The Morality of Masculinity
Combative, provocative and engaging live debate chaired by Michael Buerk. With Anne McElvoy, Melanie Phillips, Ash Sarkar and Matthew Taylor. #moralmaze
The abduction and murder of Sarah Everard has provoked widespread anger, fear, solidarity and soul-searching. While some may see elements of a moral panic, how are we to deal with the uncomfortable truth that, despite progress in so many areas of life, the overwhelming majority of domestic abuse, sexual assault and violent pornography is perpetrated by men against women? Is there something intrinsically wicked about men? That’s a very stark question, which invites deeper exploration. For some, the problem starts with the very idea of ‘masculinity’, which they regard as a social construct; a self-perpetuating myth; a set of harmful descriptors about how men should behave. Others believe that ‘masculine’ and ‘feminine’ are not arbitrary categories, that they usefully describe fundamental biological differences, and that to view the male propensity for violence solely as a ‘masculine’ problem wrongly demonises all men. Assuming there are ‘toxic’ aspects of masculinity, how should we deal with them? For some, it starts at birth with the compartmentalising of boys and girls into the clothes they should wear and the toys they should play with. The inherent misogyny behind this social-conditioning, they argue, pressurises many teenage boys into not displaying so-called ‘feminine’ traits. Is it time to re-define masculinity or scrap it altogether? Others warn against the dissolution of gender binaries and believe it is possible to celebrate male strength and competitiveness without encouraging pathological behaviour. While others argue that we need to address the relationship poverty that cuts through society: from the absence of paternal role models in the home to educating public school boys about consent. With Madeleine Kearns, Dr Lucy Nicholas, Tom Ross-Williams and Dr Andrew Smiler.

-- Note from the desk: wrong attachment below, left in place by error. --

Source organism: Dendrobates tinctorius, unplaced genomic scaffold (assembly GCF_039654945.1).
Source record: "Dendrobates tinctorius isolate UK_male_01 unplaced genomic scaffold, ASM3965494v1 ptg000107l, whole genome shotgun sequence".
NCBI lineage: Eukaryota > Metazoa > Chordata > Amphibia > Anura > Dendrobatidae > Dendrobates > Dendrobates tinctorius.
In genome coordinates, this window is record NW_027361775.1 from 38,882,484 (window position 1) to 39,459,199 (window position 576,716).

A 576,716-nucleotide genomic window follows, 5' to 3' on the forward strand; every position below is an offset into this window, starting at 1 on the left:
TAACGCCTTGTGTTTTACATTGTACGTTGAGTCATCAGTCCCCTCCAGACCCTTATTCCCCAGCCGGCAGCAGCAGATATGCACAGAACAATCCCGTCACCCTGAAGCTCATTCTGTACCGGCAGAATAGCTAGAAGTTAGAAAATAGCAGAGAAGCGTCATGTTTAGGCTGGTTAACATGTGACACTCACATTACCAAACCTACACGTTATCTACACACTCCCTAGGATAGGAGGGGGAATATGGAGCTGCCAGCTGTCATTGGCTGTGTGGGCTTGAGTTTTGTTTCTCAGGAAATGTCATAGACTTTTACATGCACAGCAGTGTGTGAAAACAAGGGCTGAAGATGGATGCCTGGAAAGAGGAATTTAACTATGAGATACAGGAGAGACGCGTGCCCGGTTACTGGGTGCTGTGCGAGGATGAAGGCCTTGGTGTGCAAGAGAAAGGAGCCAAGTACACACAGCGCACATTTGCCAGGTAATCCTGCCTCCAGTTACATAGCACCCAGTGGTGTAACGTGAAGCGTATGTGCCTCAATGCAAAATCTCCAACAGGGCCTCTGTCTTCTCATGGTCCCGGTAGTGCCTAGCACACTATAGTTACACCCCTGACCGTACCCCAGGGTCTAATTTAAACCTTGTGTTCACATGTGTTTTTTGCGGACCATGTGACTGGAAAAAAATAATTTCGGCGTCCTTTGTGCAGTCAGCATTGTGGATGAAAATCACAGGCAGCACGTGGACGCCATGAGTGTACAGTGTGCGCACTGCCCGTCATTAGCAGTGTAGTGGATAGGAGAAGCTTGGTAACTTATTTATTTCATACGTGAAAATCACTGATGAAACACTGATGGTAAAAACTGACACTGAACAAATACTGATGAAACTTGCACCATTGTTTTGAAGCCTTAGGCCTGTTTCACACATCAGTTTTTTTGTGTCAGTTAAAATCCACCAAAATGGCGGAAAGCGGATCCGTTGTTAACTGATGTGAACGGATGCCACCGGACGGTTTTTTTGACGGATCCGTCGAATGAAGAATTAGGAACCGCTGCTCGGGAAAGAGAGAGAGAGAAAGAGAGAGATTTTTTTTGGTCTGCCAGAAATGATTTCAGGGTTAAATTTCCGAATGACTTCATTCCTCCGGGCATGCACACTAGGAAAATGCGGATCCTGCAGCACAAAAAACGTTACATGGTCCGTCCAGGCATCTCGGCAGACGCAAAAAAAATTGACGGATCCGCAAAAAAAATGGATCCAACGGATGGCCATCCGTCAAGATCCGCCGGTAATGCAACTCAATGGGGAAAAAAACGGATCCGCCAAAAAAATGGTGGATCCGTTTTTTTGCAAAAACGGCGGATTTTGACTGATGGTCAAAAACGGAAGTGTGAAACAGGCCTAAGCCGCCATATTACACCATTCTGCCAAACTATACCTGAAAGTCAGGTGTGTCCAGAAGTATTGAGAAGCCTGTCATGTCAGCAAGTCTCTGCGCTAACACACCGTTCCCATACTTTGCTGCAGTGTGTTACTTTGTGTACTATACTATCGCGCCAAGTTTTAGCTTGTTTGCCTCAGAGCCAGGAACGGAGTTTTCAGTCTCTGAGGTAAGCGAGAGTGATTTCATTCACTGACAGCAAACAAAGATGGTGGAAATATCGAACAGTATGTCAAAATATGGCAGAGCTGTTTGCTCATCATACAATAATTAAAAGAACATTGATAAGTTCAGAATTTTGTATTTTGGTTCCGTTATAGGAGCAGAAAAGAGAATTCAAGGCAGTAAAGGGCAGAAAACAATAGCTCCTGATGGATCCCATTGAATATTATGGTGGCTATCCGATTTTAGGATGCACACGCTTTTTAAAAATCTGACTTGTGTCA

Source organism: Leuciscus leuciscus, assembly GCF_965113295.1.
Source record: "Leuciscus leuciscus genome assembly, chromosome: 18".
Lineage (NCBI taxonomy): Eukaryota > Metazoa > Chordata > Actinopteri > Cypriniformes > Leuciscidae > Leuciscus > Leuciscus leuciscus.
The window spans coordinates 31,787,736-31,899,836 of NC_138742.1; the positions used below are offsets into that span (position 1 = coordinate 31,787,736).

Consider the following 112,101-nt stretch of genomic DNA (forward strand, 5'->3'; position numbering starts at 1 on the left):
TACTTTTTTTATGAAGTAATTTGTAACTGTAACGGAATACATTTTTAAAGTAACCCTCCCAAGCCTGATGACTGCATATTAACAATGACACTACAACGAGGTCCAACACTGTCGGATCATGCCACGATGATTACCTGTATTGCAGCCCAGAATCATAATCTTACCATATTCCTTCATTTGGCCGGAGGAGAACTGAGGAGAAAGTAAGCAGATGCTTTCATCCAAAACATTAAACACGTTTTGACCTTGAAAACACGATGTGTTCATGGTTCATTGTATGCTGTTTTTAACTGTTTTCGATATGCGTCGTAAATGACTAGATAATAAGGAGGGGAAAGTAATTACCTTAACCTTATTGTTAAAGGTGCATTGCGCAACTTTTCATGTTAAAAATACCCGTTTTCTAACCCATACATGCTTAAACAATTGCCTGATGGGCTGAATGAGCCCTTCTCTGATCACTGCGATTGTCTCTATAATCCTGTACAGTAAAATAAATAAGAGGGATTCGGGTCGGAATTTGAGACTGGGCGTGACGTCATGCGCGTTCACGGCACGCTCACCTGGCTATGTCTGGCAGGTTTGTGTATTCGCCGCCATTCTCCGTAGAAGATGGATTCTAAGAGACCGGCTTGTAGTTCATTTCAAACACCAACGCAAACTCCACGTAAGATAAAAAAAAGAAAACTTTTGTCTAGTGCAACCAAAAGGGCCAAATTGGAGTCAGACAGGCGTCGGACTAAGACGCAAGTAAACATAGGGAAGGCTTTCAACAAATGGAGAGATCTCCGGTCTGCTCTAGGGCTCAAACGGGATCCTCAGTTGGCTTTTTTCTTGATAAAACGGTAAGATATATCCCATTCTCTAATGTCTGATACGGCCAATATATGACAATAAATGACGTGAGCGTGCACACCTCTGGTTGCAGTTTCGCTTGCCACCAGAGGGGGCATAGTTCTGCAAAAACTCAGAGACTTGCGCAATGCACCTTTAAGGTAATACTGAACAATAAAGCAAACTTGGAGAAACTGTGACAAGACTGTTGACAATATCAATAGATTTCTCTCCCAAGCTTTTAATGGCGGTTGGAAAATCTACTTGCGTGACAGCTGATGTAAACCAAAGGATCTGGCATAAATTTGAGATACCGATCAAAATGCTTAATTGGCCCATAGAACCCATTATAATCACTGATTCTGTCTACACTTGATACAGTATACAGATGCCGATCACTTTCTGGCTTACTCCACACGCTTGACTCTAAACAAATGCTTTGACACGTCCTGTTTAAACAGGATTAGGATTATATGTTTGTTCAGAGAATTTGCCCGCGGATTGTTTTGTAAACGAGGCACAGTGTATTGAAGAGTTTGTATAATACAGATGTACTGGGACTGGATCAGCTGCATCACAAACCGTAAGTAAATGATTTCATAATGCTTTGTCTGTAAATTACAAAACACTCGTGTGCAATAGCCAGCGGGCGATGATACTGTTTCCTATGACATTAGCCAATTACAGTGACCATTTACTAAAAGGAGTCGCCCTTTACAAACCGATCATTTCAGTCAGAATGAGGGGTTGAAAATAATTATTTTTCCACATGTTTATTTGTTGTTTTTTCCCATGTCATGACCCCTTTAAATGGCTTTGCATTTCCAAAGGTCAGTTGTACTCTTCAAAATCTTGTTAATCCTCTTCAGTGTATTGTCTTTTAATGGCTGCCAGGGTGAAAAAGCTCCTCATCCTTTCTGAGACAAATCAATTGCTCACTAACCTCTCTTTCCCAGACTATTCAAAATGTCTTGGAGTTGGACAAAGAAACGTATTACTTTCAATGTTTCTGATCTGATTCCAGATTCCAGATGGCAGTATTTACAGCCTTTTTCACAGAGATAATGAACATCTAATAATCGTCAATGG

Producer: Dan Tierney.